Part 2 of 2
Writing is hard. Writing is damn hard. Roughly a year ago I started a journey I had no real idea would progress the way that it has, and I wrote last week about how fast that year has flown past me.
I started this blog practically out of a task we were given as postgraduate students, but it became more than that. For years I had wanted to start writing, after gaining so much insight from other writers and feeling like I could do the same in some way, shape or form; but I lacked the motivation. I lacked a trigger. My postgrad gave me that, and what a hell of a ride it has been.
Ironically, our blogs were intended to be a place where we could share and record what we were learning. And while that is definitely the case, this blog has been something that I have learnt so much from.
The first segment of this Growing in Public mini series, that I published last week, was about why I started this journey, and what led me to that decision. And this second and final segment is about what I’ve learnt (and continue to learn) along the way.
Hopefully you find this as useful as I have.
Keep your eyes open
I’d like to say that I’ve always had things to say. That my muse and I are so well acquainted I can call on him at a moment’s notice, that ideas are pouring out of my ears and my fingertips ache for a keyboard more than I have moments to indulge them. Alas, that would be a lie. In fact, it’s more the opposite.
I barely have ideas when I sit down to write. I don’t sit down and write about what I’m feeling in the moment; even most of those ‘writing as thinking’ posts I’ve made have been things I wanted to write about beforehand. I rely on a list, a list that I populate outside of the act of writing; like when I’m sitting at my desk at work, in a meeting about something completely unrelated (or maybe subtly related) or even while listening to a podcast or watching WandaVision.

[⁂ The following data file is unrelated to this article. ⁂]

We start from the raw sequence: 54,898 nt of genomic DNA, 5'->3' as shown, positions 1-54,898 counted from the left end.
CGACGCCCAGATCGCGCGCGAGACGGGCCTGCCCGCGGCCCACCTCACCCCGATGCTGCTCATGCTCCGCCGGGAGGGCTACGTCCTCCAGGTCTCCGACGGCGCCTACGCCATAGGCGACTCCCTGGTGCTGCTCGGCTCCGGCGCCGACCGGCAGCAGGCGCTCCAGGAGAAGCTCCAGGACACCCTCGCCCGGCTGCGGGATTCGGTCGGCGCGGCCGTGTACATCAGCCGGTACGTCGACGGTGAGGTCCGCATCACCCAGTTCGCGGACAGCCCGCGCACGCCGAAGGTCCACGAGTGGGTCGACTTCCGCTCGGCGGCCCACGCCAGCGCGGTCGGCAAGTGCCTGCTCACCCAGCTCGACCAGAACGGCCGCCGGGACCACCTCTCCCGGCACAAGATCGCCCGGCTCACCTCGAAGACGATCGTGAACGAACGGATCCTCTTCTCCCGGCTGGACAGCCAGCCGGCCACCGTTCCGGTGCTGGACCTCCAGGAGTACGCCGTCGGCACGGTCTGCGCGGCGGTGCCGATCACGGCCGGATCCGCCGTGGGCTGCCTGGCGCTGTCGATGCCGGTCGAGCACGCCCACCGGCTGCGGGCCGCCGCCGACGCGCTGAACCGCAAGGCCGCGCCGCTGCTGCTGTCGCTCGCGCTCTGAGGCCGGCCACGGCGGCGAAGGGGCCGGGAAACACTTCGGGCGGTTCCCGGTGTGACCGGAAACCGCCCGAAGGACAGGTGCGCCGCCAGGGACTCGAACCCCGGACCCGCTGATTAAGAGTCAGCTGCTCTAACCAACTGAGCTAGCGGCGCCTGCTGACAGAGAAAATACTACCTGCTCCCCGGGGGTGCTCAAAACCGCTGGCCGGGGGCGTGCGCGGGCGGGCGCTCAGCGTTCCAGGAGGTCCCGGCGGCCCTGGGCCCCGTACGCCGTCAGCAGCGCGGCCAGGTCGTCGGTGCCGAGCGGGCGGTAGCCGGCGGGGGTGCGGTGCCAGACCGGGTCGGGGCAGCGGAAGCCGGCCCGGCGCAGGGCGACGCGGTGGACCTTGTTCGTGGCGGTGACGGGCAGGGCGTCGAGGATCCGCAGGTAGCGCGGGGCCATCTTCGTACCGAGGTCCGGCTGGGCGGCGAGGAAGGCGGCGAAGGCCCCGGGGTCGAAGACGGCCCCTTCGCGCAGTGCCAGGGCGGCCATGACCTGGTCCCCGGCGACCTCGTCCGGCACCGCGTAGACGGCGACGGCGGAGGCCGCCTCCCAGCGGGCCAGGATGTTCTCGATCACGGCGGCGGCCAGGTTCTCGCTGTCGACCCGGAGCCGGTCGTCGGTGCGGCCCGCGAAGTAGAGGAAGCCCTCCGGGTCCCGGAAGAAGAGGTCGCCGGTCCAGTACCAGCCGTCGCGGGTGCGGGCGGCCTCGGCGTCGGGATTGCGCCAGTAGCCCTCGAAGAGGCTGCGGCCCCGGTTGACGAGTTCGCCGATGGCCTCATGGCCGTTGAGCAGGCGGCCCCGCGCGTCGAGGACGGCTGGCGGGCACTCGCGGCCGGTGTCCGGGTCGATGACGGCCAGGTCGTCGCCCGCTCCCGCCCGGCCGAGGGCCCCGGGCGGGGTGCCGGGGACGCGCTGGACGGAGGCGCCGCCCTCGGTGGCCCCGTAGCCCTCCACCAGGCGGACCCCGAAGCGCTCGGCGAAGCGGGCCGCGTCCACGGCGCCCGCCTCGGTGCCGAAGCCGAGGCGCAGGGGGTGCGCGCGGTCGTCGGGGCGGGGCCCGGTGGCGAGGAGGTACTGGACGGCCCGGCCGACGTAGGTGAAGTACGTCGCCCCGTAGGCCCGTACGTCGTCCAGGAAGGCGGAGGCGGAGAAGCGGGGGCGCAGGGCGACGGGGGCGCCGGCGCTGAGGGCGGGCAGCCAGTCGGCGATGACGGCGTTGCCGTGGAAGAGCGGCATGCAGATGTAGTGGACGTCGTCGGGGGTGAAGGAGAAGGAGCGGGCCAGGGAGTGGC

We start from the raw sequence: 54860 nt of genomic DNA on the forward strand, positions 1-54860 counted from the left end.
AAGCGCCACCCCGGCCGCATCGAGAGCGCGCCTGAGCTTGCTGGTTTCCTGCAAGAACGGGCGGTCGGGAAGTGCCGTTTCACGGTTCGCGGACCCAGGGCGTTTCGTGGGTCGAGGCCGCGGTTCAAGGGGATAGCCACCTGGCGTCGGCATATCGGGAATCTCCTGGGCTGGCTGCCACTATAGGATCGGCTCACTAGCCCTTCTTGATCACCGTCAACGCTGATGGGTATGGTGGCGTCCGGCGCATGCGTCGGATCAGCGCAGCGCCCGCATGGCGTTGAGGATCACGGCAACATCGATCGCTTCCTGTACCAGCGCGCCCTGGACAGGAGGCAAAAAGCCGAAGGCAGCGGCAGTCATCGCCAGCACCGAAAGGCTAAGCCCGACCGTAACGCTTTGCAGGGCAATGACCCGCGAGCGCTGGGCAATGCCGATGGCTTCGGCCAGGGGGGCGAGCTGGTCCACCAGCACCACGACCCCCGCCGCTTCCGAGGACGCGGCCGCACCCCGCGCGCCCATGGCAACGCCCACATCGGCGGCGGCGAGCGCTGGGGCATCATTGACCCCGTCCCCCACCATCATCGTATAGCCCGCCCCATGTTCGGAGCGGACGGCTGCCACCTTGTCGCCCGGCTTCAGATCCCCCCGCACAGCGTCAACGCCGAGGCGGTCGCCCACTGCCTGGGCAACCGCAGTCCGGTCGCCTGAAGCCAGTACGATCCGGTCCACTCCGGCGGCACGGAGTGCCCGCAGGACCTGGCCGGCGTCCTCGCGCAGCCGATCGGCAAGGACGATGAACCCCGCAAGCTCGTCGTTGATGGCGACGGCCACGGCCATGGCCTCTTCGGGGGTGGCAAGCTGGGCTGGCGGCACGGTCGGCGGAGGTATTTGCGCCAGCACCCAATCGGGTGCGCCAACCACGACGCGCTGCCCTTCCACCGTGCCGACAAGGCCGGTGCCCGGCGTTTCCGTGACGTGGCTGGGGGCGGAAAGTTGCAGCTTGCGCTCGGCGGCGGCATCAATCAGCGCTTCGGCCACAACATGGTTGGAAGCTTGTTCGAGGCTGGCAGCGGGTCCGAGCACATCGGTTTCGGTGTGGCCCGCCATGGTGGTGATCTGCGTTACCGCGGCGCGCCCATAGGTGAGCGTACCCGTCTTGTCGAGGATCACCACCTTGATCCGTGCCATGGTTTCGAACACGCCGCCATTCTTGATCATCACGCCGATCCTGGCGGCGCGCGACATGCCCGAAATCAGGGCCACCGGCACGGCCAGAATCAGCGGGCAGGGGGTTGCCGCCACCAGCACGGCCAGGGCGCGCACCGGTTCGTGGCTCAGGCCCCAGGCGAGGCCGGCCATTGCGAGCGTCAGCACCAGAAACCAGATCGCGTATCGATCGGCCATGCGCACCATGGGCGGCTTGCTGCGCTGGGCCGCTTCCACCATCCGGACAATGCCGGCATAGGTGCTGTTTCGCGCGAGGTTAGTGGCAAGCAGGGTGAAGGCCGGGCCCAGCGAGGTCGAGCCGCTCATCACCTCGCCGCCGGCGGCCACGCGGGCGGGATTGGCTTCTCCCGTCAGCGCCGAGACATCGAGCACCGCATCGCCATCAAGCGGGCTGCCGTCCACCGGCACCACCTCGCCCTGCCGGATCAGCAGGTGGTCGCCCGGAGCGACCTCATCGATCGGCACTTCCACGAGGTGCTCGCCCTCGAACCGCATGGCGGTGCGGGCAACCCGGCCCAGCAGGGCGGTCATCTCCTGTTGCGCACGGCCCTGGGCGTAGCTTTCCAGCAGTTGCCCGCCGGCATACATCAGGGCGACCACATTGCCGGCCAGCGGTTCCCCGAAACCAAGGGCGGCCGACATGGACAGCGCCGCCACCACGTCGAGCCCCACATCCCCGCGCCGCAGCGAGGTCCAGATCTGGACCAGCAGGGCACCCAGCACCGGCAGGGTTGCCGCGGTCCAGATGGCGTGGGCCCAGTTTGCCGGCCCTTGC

But that list, believe it or not, doesn’t populate itself. There have been days where I have ideas, and there have been many days where I’ve stared at proverbial brick walls; and let me tell you, that’s not fun. When you know you need to write about something and you feel you have nothing to say, that’s some kind of torture as a writer. So what do I do to avoid this? I keep my eyes open.
Keeping my eyes open means I pay attention to what’s happening around me. I look for the story in experiences. I look for the lessons in moments where I may not have noticed them before. By always looking for the story, funnily enough, I’ve become a better listener and I’ve become a better observer.
I look at the world around me a little closer. I listen to podcasts and whenever I think something along the lines of, “uhm, I’m not sure that’s the case,” I see that as an opportunity to flesh something out with you.
Seek, and you shall find.
Pay attention to what people say
This is somewhat of a lead-on from my previous point, but there is immense value in listening to someone. And by listening I mean really listening, not simply waiting for the other person to finish talking so you can slam the greatest one liner of the century (even though we try).
Listening to people makes you genuinely think about things, what they’re saying and what that means to you. Whether you decide to use that information or not is completely up to you, but by listening you open yourself up to new perspectives and the potential for learning something grows exponentially.
Look for the lesson in everything
When you open your eyes to learning something, when you look at the world around you hoping to find something useful, you tend to experience a rather profound positivity loop. Suddenly, the guy who bumps you in the queue isn’t an asshole, it’s someone who reminds you of the personal space around you. It’s a change of perspective.
When you look for lessons, what you’re really doing is admitting that you have something to learn. That you’re lacking in some way and that you’re okay with that (which you should be if you ever want to grow). You admit you know nothing about something, and you are ambitious in your quest for bridging that gap.
Starting small (and staying small)
If you know me personally, you’ll come to realise quite quickly that I have a tendency to overachieve. Whether it’s the essay asking for 20 references and I leave having 100, or the artwork I’ve drawn with corners so smooth you’ll never see them, I don’t like leaving things half-assed.
This is by no means a blessing, so I’ve come to learn, as it very easily leads to burnout and anxiety about my work. To combat this tendency, I’ve had to learn to consciously stop myself from doing things I really want to do, saving myself unnecessary hand-ache and sleepless nights. One of these places where I’ve implemented this, is with this blog.